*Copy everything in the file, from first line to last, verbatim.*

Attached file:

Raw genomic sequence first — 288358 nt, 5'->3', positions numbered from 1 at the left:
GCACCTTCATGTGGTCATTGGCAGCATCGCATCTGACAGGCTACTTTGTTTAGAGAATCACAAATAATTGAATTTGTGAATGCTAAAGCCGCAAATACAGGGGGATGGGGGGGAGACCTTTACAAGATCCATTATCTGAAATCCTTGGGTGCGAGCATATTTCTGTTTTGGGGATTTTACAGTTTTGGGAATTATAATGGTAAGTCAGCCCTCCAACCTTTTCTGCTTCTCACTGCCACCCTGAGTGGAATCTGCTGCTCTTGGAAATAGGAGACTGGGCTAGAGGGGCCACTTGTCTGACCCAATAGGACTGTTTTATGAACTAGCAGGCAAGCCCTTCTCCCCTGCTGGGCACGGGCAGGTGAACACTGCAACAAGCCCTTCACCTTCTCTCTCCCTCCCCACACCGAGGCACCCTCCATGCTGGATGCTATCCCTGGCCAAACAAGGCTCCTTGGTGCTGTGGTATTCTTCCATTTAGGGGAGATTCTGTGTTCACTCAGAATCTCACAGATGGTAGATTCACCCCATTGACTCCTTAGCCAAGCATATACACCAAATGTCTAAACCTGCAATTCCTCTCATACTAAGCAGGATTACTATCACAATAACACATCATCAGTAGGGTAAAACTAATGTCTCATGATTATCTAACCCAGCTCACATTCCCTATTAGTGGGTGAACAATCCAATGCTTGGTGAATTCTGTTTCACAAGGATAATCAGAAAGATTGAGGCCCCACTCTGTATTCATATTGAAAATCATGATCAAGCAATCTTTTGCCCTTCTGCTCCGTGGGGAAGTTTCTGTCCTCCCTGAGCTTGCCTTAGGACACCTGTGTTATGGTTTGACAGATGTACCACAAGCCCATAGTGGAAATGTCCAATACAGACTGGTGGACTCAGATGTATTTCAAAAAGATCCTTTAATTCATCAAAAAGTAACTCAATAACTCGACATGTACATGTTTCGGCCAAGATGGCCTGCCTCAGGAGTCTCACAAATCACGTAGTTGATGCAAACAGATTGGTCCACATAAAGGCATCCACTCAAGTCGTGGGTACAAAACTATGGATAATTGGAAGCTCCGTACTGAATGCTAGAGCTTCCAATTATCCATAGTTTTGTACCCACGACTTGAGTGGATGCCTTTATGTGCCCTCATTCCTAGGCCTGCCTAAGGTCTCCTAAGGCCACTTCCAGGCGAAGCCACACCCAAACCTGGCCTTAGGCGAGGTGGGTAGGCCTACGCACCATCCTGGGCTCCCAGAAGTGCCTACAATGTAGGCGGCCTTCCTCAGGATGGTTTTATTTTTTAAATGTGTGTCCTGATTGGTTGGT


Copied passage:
Raw genomic sequence first — 288358 nt, 5'->3', positions numbered from 1 at the left:
GCACCTTCATGTGGTCATTGGCAGCATCGCATCTGACAGGCTACTTTGTTTAGAGAATCACAAATAATTGAATTTGTGAATGCTAAAGCCGCAAATACAGGGGGATGGGGGGGAGACCTTTACAAGATCCATTATCTGAAATCCTTGGGTGCGAGCATATTTCTGTTTTGGGGATTTTACAGTTTTGGGAATTATAATGGTAAGTCAGCCCTCCAACCTTTTCTGCTTCTCACTGCCACCCTGAGTGGAATCTGCTGCTCTTGGAAATAGGAGACTGGGCTAGAGGGGCCACTTGTCTGACCCAATAGGACTGTTTTATGAACTAGCAGGCAAGCCCTTCTCCCCTGCTGGGCACGGGCAGGTGAACACTGCAACAAGCCCTTCACCTTCTCTCTCCCTCCCCACACCGAGGCACCCTCCATGCTGGATGCTATCCCTGGCCAAACAAGGCTCCTTGGTGCTGTGGTATTCTTCCATTTAGGGGAGATTCTGTGTTCACTCAGAATCTCACAGATGGTAGATTCACCCCATTGACTCCTTAGCCAAGCATATACACCAAATGTCTAAACCTGCAATTCCTCTCATACTAAGCAGGATTACTATCACAATAACACATCATCAGTAGGGTAAAACTAATGTCTCATGATTATCTAACCCAGCTCACATTCCCTATTAGTGGGTGAACAATCCAATGCTTGGTGAATTCTGTTTCACAAGGATAATCAGAAAGATTGAGGCCCCACTCTGTATTCATATTGAAAATCATGATCAAGCAATCTTTTGCCCTTCTGCTCCGTGGGGAAGTTTCTGTCCTCCCTGAGCTTGCCTTAGGACACCTGTGTTATGGTTTGACAGATGTACCACAAGCCCATAGTGGAAATGTCCAATACAGACTGGTGGACTCAGATGTATTTCAAAAAGATCCTTTAATTCATCAAAAAGTAACTCAATAACTCGACATGTACATGTTTCGGCCAAGATGGCCTGCCTCAGGAGTCTCACAAATCACGTAGTTGATGCAAACAGATTGGTCCACATAAAGGCATCCACTCAAGTCGTGGGTACAAAACTATGGATAATTGGAAGCTCCGTACTGAATGCTAGAGCTTCCAATTATCCATAGTTTTGTACCCACGACTTGAGTGGATGCCTTTATGTGCCCTCATTCCTAGGCCTGCCTAAGGTCTCCTAAGGCCACTTCCAGGCGAAGCCACACCCAAACCTGGCCTTAGGCGAGGTGGGTAGGCCTACGCACCATCCTGGGCTCCCAGAAGTGCCTACAATGTAGGCGGCCTTCCTCAGGATGGTTTTATTTTTTAAATGTGTGTCCTGATTGGTTGGT